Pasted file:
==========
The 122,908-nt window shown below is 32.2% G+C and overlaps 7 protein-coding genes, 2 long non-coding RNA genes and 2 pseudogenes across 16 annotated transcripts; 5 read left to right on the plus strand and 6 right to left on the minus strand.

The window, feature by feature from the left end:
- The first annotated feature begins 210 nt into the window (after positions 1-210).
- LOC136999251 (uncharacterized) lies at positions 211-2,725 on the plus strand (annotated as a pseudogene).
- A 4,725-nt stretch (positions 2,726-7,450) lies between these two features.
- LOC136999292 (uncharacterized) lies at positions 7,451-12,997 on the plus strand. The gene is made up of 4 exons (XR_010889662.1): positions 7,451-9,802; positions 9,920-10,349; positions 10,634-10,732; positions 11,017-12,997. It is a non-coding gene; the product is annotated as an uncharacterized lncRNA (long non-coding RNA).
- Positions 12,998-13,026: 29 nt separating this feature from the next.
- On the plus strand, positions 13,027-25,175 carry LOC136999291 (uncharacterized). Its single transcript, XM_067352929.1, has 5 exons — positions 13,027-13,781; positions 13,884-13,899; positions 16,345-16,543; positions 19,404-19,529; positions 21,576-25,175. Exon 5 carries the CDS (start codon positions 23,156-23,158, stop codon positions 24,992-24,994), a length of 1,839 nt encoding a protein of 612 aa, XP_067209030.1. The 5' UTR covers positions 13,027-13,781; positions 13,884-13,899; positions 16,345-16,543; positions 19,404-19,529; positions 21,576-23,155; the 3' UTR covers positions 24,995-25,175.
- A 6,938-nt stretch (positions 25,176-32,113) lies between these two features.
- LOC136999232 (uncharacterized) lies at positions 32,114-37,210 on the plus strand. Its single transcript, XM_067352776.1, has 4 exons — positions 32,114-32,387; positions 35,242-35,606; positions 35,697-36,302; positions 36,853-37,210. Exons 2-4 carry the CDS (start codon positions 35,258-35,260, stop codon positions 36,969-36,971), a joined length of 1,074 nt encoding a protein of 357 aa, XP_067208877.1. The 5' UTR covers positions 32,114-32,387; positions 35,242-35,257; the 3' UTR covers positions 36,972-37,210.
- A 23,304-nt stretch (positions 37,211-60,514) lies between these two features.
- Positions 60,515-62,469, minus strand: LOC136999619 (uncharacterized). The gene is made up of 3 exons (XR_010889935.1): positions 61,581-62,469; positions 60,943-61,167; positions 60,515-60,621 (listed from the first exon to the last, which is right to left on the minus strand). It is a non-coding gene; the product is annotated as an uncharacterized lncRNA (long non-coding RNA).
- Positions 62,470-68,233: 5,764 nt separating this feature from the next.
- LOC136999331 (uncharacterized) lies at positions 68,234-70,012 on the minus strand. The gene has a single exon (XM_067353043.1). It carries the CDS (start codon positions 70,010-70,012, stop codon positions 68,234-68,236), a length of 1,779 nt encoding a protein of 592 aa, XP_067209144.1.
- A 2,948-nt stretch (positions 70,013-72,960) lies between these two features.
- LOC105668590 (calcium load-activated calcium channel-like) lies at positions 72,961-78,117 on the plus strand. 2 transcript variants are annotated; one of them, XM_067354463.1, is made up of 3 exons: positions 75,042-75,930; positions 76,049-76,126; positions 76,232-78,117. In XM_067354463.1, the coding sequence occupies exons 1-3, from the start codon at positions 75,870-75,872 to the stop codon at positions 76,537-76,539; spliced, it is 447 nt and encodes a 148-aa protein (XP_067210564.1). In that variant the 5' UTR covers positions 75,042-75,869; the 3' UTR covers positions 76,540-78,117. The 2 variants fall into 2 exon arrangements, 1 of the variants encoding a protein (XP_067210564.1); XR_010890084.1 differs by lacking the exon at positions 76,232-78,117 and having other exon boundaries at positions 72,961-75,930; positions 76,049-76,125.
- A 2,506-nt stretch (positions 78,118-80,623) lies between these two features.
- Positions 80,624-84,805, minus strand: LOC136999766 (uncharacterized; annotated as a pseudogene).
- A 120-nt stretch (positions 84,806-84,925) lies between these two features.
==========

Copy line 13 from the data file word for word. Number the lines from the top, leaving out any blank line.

- Positions 62,470-68,233: 5,764 nt separating this feature from the next.